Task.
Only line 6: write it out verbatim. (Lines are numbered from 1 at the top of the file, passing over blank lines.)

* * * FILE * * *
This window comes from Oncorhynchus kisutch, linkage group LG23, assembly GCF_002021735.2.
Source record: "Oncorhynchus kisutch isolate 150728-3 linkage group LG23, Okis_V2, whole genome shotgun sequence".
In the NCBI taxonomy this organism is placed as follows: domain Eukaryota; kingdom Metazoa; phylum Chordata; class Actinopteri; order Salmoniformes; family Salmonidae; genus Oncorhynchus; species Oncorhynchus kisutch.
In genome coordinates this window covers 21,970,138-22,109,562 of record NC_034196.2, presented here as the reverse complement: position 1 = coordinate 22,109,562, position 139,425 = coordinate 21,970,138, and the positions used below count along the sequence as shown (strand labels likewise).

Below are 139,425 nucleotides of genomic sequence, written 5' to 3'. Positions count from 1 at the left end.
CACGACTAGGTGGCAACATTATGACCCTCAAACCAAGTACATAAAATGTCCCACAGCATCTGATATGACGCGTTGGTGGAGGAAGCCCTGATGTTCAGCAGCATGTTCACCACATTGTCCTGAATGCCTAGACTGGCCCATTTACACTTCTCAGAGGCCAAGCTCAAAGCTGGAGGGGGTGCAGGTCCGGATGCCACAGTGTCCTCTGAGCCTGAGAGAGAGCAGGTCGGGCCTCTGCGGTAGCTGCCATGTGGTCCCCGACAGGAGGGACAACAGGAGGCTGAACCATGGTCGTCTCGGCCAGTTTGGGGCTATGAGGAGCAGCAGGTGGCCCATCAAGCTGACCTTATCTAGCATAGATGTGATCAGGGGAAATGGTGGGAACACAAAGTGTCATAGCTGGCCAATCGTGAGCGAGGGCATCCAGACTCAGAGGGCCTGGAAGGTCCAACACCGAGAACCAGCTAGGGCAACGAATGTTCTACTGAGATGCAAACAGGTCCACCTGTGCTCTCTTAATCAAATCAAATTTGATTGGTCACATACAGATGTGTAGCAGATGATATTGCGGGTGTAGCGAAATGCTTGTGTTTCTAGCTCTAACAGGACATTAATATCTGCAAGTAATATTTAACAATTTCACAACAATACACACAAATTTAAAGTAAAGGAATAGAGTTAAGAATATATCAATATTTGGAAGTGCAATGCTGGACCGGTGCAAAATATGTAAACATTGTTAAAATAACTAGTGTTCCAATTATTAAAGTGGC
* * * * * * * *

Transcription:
CACGACTAGGTGGCAACATTATGACCCTCAAACCAAGTACATAAAATGTCCCACAGCATCTGATATGACGCGTTGGTGGAGGAAGCCCTGATGTTCAGCAGCATGTTCACCACATTGTCCTGAATGCCTAGACTGGCCCATTTACACTTCTCAGAGGCCAAGCTCAAAGCTGGAGGGGGTGCAGGTCCGGATGCCACAGTGTCCTCTGAGCCTGAGAGAGAGCAGGTCGGGCCTCTGCGGTAGCTGCCATGTGGTCCCCGACAGGAGGGACAACAGGAGGCTGAACCATGGTCGTCTCGGCCAGTTTGGGGCTATGAGGAGCAGCAGGTGGCCCATCAAGCTGACCTTATCTAGCATAGATGTGATCAGGGGAAATGGTGGGAACACAAAGTGTCATAGCTGGCCAATCGTGAGCGAGGGCATCCAGACTCAGAGGGCCTGGAAGGTCCAACACCGAGAACCAGCTAGGGCAACGAATGTTCTACTGAGATGCAAACAGGTCCACCTGTGCTCTCTTAATCAAATCAAATTTGATTGGTCACATACAGATGTGTAGCAGATGATATTGCGGGTGTAGCGAAATGCTTGTGTTTCTAGCTCTAACAGGACATTAATATCTGCAAGTAATATTTAACAATTTCACAACAATACACACAAATTTAAAGTAAAGGAATAGAGTTAAGAATATATCAATATTTGGAAGTGCAATGCTGGACCGGTGCAAAATATGTAAACATTGTTAAAATAACTAGTGTTCCAATTATTAAAGTGGC